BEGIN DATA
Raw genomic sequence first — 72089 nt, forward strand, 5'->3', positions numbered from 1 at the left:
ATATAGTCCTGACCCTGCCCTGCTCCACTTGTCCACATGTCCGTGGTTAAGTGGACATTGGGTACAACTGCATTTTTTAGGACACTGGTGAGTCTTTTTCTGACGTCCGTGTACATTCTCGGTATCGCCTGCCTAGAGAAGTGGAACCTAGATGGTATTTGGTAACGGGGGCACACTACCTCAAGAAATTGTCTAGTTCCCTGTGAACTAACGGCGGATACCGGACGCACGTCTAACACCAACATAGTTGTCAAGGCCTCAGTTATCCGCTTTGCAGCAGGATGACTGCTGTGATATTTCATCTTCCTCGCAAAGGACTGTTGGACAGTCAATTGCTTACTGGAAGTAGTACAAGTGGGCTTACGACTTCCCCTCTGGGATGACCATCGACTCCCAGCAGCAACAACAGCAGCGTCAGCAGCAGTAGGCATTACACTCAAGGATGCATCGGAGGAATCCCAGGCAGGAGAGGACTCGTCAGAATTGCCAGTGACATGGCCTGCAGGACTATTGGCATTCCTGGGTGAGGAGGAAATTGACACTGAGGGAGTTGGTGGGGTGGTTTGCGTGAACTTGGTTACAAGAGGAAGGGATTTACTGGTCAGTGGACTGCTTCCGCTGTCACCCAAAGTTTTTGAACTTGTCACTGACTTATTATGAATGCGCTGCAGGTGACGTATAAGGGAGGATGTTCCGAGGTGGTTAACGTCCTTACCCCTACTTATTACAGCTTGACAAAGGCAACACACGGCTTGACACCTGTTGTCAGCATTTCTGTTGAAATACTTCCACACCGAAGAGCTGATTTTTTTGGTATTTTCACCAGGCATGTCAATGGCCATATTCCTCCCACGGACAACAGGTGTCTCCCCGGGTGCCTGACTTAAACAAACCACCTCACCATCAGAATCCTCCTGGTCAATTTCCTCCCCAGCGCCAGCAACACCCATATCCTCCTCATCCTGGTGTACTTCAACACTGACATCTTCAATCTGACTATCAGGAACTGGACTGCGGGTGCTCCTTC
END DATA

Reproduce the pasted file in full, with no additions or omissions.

Raw genomic sequence first — 72089 nt, forward strand, 5'->3', positions numbered from 1 at the left:
ATATAGTCCTGACCCTGCCCTGCTCCACTTGTCCACATGTCCGTGGTTAAGTGGACATTGGGTACAACTGCATTTTTTAGGACACTGGTGAGTCTTTTTCTGACGTCCGTGTACATTCTCGGTATCGCCTGCCTAGAGAAGTGGAACCTAGATGGTATTTGGTAACGGGGGCACACTACCTCAAGAAATTGTCTAGTTCCCTGTGAACTAACGGCGGATACCGGACGCACGTCTAACACCAACATAGTTGTCAAGGCCTCAGTTATCCGCTTTGCAGCAGGATGACTGCTGTGATATTTCATCTTCCTCGCAAAGGACTGTTGGACAGTCAATTGCTTACTGGAAGTAGTACAAGTGGGCTTACGACTTCCCCTCTGGGATGACCATCGACTCCCAGCAGCAACAACAGCAGCGTCAGCAGCAGTAGGCATTACACTCAAGGATGCATCGGAGGAATCCCAGGCAGGAGAGGACTCGTCAGAATTGCCAGTGACATGGCCTGCAGGACTATTGGCATTCCTGGGTGAGGAGGAAATTGACACTGAGGGAGTTGGTGGGGTGGTTTGCGTGAACTTGGTTACAAGAGGAAGGGATTTACTGGTCAGTGGACTGCTTCCGCTGTCACCCAAAGTTTTTGAACTTGTCACTGACTTATTATGAATGCGCTGCAGGTGACGTATAAGGGAGGATGTTCCGAGGTGGTTAACGTCCTTACCCCTACTTATTACAGCTTGACAAAGGCAACACACGGCTTGACACCTGTTGTCAGCATTTCTGTTGAAATACTTCCACACCGAAGAGCTGATTTTTTTGGTATTTTCACCAGGCATGTCAATGGCCATATTCCTCCCACGGACAACAGGTGTCTCCCCGGGTGCCTGACTTAAACAAACCACCTCACCATCAGAATCCTCCTGGTCAATTTCCTCCCCAGCGCCAGCAACACCCATATCCTCCTCATCCTGGTGTACTTCAACACTGACATCTTCAATCTGACTATCAGGAACTGGACTGCGGGTGCTCCTTC